The City of Kingston is committed to a shared path of reconciliation. Through the Grand OnStage performing arts program, we bring Indigenous cultural and educational experiences to Kingston residents.
In 2018, the City launched the Grand OnStage Elder in Residence/Traditional Knowledge Keeper initiative. The City released a call for an Elder in Residence/Traditional Knowledge Keeper who is able to share his or her knowledge, traditional teachings, and offer cultural support to patrons and artists over the 2018-2019 Grand OnStage season. Grandmother Kathy Brant was selected by a jury of peers to fulfill this role. Due to the success of the initiative in its first year, staff have expanded the role to a four year term, which Grandmother Kathy will fulfill.
Grandmother Kathy is Mohawk of the Haudenosaunee Six Nations Confederacy and has worked with Indigenous communities for close to 25 years. In her role as Grandmother in Residence for Grand OnStage, Grandmother Kathy will continue to share knowledge and traditional teachings, provide traditional medicine to patrons and artists, and increase awareness of Indigenous culture. Look for Grandmother Kathy in the lobby of the Grand Theatre throughout the season and we welcome you to connect with her to learn, ask questions and form new connections.
As part of her work for the upcoming season, Grandmother Kathy has developed a land acknowledgement for Grand OnStage that she will offer at the following performances this season:
- Rufus Wainwright (season opener) – September 29, 2019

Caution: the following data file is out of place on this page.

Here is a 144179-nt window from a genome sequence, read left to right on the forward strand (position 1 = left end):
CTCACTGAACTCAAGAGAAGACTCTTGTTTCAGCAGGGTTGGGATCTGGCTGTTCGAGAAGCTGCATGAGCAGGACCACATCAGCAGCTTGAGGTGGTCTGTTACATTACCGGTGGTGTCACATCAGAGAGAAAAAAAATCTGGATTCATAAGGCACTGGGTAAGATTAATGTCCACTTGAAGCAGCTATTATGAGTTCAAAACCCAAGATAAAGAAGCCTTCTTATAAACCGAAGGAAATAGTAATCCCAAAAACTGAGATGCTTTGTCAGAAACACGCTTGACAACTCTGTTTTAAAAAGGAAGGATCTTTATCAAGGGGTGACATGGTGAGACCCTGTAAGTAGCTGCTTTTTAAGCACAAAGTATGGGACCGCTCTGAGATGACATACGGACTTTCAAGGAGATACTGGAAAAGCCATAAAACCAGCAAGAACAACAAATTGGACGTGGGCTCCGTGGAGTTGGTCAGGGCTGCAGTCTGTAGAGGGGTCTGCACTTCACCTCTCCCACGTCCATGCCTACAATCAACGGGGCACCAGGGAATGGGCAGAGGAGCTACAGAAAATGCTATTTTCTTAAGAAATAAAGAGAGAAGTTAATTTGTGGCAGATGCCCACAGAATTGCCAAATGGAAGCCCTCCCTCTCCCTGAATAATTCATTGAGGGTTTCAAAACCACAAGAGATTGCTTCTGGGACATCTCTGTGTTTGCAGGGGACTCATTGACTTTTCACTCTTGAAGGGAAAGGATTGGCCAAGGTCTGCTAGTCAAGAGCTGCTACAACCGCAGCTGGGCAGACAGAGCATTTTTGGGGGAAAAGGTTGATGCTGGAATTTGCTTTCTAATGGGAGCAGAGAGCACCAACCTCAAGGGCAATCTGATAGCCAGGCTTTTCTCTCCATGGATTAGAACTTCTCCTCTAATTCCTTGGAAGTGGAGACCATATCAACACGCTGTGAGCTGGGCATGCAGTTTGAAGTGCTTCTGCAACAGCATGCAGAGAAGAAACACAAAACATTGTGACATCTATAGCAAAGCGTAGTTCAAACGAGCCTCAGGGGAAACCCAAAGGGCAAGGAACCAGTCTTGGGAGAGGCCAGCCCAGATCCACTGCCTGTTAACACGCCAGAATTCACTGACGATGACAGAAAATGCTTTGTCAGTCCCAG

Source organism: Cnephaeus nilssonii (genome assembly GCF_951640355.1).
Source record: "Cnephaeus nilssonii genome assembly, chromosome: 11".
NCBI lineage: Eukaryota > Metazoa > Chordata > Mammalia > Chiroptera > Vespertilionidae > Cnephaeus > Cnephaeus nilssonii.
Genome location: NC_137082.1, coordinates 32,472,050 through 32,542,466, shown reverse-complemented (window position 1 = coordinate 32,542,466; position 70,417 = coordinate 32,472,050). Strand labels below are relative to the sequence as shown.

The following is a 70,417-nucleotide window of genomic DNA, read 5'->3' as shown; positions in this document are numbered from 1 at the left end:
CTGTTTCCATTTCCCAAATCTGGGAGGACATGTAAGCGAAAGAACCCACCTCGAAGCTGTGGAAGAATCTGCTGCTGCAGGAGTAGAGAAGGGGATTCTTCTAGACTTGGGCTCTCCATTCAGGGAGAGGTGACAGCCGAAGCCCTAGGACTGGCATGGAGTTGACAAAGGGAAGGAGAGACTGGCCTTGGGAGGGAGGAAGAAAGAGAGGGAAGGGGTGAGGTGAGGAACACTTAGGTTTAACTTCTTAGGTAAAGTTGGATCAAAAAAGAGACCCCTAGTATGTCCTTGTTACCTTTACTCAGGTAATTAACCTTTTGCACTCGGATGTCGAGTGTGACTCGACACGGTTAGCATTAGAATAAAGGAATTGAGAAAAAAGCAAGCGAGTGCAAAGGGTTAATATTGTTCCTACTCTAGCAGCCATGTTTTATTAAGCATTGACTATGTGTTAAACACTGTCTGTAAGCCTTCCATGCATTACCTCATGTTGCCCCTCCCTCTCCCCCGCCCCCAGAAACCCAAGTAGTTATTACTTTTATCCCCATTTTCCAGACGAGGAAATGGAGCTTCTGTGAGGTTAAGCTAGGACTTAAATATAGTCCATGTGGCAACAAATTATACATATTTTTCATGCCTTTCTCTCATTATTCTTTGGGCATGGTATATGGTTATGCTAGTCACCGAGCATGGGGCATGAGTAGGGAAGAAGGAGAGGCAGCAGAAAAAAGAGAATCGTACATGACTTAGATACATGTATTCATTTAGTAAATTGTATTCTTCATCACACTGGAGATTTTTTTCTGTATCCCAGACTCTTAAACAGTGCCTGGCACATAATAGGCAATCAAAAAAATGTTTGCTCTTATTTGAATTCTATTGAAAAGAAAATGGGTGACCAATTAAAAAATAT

- Huff – November 26 - December 1, 2019 (6 performances)
- Th’owxiya – April 2, 2020
- Mission Songs – Apr 4, 2020
- Tanya Tagaq – May 2, 2020
Tickets for these performances can be purchased here.
I offer these words in the spirit of this gathering. I want to acknowledge the original caretakers of this land from time immemorial, the Algonquin-Anishinaabe and Allied Nations, the Haudenosaunee Six Nations Confederacy, which includes the nearby Mohawks, and many other First Nations People who crossed these lands for sustenance, trade and survival.
To do this acknowledgement, is to recognize its longer history, predating the establishment of European Colonies. It is also to acknowledge this territory’s significance for the Indigenous Peoples who lived and continue to live upon it, a people whose practices and spiritualities were tied to the land and continue to develop in relationship to the territory and its other inhabitants today.
The Kingston Indigenous communities continue to reflect the areas Algonquin-Anishinaabe and Haudenosaunee roots with also a significant Métis and Innu and Inuit community and other First Peoples from other Nations across Turtle Island who are present here today.
It is with deep humility that we acknowledge and offer our gratitude for their contributions to this community, having respect for all as we share this space now and walk side by side into the future.
– Grandmother Kathy Brant